Bush approaching his inaugural speech with focus on unity

Setting the right tone a crucial first step, historians suggest

January 18, 2001|By David L. Greene | David L. Greene,SUN NATIONAL STAFF

WASHINGTON - If history can predict, George W. Bush will enjoy a rare opportunity Saturday when he delivers his inaugural address. Past presidents have either seized - or squandered - this chance to harness the trust of those Americans who remain curious and open-minded on a day when their new leader's slate is clean.

"This certainly will be the biggest speech he's ever given in terms of the number of people who will watch," said Ari Fleischer, spokesman for the president-elect. Bush will speak at noon from the steps of the U.S. Capitol, moments after taking the oath of office. "It is the singular beginning to his administration," Fleischer said. "He understands that."

Bush began crafting his speech in late December, aides said. Historians say a new president should steer clear of sharp partisanship, and Bush plans to follow that admonition, focusing instead on how the United States is "one nation," and sounding conciliatory themes such as "healing" and "unity."

Bush rehearsed the speech at his ranch near Crawford, Texas, earlier this week, and was expected to resume practice sessions following his ceremonial arrival in Washington last night, doing run-throughs using a teleprompter at Blair House, the government's guest residence and his home until he moves across Pennsylvania Avenue to the White House.

The first draft of the address - which aides say will run 10-12 minutes - was written by speechwriter Mike Gerson, a former magazine writer tapped by Bush last year to work on his major addresses.

Senior aides Karen Hughes and Karl Rove also offered substantial input. And Fleischer told reporters yesterday that the president-elect "has been very involved. He goes through there with a black Sharpie, crosses things out and makes suggestions and changes."

Marvin Olasky, a University of Texas professor who coined the phrase "compassionate conservatism" that became a hallmark of the Bush campaign, recalled the candidate's compulsive involvement in the days before a major speech in Indianapolis in 1999. Olasky said Bush had aides call him frequently for help with the final edit.

"He just wanted to make sure the principles, positions and policies were more than rhetoric," said Olasky. "He really lasered in on questions, as opposed to, `Well that sounds nice.' " Bush's 11th-hour interrogations, said Olasky, were "like a Harvard Business School case study - `Here's a specific situation. How do we make it real?' "

Historians suggest that while a successful inaugural speech can successfully launch a new administration, the risks involved in giving a less-than-stellar address are not great - if only because few people recall the bad ones.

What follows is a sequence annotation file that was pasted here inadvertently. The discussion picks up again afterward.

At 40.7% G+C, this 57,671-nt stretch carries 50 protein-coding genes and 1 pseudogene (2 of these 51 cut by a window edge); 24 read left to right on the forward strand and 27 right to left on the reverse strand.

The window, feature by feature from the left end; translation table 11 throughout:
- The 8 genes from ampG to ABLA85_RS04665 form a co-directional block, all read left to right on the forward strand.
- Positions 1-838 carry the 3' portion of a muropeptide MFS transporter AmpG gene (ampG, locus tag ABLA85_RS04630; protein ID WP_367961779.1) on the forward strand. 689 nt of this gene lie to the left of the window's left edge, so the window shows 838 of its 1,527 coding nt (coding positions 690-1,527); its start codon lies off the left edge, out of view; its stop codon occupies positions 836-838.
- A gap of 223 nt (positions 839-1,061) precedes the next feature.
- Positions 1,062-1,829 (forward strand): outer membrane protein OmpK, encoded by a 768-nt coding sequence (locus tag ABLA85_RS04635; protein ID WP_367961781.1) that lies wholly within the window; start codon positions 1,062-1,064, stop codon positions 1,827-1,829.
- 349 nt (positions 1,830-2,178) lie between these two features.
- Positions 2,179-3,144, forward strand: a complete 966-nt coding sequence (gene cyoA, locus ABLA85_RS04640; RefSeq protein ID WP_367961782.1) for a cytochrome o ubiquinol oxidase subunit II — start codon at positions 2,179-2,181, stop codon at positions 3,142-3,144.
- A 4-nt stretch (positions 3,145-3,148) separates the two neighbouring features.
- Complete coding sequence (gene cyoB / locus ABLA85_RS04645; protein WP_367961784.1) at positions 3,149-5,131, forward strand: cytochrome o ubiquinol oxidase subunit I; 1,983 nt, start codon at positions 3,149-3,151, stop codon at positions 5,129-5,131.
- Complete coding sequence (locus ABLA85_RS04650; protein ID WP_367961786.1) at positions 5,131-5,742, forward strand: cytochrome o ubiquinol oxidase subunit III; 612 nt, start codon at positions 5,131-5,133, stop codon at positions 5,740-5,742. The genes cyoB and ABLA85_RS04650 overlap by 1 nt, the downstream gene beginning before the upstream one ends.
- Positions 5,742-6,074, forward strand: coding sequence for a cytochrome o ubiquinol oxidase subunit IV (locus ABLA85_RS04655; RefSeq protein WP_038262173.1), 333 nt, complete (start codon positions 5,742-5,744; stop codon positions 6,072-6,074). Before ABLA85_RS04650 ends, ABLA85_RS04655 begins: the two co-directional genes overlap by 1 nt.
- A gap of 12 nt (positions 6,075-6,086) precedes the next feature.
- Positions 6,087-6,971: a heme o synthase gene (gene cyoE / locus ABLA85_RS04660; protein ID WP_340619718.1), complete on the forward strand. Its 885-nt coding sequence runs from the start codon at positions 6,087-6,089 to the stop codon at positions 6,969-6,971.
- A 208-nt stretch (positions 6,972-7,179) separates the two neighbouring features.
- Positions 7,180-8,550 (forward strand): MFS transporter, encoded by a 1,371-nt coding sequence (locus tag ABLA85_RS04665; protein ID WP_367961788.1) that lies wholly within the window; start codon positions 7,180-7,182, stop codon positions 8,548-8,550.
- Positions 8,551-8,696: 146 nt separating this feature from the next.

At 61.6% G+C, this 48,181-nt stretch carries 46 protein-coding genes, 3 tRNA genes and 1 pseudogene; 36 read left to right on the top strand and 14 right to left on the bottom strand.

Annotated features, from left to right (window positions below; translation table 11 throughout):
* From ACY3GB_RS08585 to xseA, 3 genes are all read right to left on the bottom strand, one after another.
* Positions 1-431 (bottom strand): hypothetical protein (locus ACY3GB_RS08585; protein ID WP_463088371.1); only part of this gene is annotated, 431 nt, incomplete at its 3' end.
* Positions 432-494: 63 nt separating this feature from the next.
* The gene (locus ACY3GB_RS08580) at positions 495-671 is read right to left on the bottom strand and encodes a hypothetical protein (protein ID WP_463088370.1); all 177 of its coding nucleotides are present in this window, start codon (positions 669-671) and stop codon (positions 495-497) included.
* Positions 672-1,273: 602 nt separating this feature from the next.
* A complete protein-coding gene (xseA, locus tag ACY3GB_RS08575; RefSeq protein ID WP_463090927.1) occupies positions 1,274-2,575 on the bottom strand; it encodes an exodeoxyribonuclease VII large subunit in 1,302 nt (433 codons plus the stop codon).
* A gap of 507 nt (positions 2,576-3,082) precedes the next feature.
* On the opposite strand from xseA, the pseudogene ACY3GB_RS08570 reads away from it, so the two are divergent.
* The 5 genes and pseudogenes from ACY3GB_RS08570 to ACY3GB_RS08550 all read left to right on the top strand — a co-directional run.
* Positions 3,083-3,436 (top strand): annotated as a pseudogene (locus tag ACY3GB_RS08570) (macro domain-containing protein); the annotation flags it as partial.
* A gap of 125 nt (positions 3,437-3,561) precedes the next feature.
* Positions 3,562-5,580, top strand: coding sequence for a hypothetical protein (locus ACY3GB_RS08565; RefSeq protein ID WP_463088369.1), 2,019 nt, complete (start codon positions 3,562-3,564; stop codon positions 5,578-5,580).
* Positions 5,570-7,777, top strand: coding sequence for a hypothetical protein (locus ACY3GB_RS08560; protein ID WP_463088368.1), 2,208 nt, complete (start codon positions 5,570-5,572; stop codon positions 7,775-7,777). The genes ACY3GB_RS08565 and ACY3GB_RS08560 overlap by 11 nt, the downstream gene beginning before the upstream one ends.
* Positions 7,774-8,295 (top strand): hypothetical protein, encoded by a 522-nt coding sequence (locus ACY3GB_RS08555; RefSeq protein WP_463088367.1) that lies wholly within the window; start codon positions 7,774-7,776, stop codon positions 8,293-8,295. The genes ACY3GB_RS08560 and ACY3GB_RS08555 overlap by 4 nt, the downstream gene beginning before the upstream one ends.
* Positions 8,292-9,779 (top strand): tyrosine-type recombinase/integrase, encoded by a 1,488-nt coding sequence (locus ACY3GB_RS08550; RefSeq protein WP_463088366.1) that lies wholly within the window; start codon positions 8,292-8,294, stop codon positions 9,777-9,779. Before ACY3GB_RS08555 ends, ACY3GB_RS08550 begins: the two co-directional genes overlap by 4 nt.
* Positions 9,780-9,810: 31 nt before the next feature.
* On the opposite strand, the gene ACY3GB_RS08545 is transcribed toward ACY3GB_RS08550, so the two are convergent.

"If you do it well, it becomes memorable and sets a tone," said William E. Leuchtenberg, a presidential historian at the University of North Carolina. "But more often than not, inaugural addresses are quickly forgotten. [President] Clinton is an unusually arresting speaker. But nobody can remember a single thing he said [in his two inaugural addresses]."

Memorable inaugurals can give a White House instant credibility. One often-cited address was delivered to a luckless, Depression-scarred citizenry in 1933 by Franklin D. Roosevelt, who at the time faced skepticism from voters about his ability to lead.

"The only thing we have to fear is fear itself," Roosevelt said, as Americans huddled around radios.

William Henry Harrison's 1841 address is often considered the worst - and longest - speech. Harrison spoke for 105 minutes on a blustery, snowy day in Washington. He died of pneumonia four weeks later.

Bush is no stranger to inaugurals, having delivered two - in 1995 and 1999 - as governor of Texas. Both were notable for their lack of specifics and for their focus on responsibility and family. "Responsibility starts at home," he said in the first. "Every piece of legislation that crosses my desk will be judged by whether it keeps families together, safe and strong."

Theodore Sorensen, the advisor who wrote President John F. Kennedy's 1961 inaugural in which he said, "Ask not what your country can do for you - ask what you can do for your country," said Bush must understand that once he takes the oath, the stakes when delivering any speech will be higher.

"A president's words are presented as the policy of the United States," Sorensen said. "You can make a successful speech as governor, or a candidate for president, that raises the right questions, sounds the alarms and attacks and criticizes the past. But when you make a speech as president, none of that is important. Now, you have to come up with answers."

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